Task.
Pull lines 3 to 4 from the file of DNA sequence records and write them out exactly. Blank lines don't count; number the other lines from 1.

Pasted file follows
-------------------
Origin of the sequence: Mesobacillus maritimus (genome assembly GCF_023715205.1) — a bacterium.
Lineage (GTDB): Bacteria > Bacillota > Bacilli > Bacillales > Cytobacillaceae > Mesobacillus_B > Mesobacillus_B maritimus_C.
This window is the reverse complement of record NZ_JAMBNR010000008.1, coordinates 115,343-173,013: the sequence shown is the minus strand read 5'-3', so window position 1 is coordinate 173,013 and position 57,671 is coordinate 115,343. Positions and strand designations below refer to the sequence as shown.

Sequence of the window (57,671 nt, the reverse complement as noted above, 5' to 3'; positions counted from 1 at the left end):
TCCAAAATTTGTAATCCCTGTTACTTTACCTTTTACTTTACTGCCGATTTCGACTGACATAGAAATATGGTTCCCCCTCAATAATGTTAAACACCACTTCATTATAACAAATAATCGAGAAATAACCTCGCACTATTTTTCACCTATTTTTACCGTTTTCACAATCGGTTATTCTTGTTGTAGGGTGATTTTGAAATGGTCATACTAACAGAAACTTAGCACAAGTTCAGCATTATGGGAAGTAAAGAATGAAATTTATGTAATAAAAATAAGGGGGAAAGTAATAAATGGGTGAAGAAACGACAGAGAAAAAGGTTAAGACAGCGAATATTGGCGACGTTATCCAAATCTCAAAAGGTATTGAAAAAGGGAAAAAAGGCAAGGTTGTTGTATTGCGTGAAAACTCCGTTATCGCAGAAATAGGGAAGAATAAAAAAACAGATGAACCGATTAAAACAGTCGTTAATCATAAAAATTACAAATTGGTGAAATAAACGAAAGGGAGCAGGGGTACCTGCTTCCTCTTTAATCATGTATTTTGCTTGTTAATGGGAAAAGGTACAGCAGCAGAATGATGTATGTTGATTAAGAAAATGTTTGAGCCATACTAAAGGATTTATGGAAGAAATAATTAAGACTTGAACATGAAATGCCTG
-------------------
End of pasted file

This window is the reverse complement of record NZ_JAMBNR010000008.1, coordinates 115,343-173,013: the sequence shown is the minus strand read 5'-3', so window position 1 is coordinate 173,013 and position 57,671 is coordinate 115,343. Positions and strand designations below refer to the sequence as shown.

Sequence of the window (57,671 nt, the reverse complement as noted above, 5' to 3'; positions counted from 1 at the left end):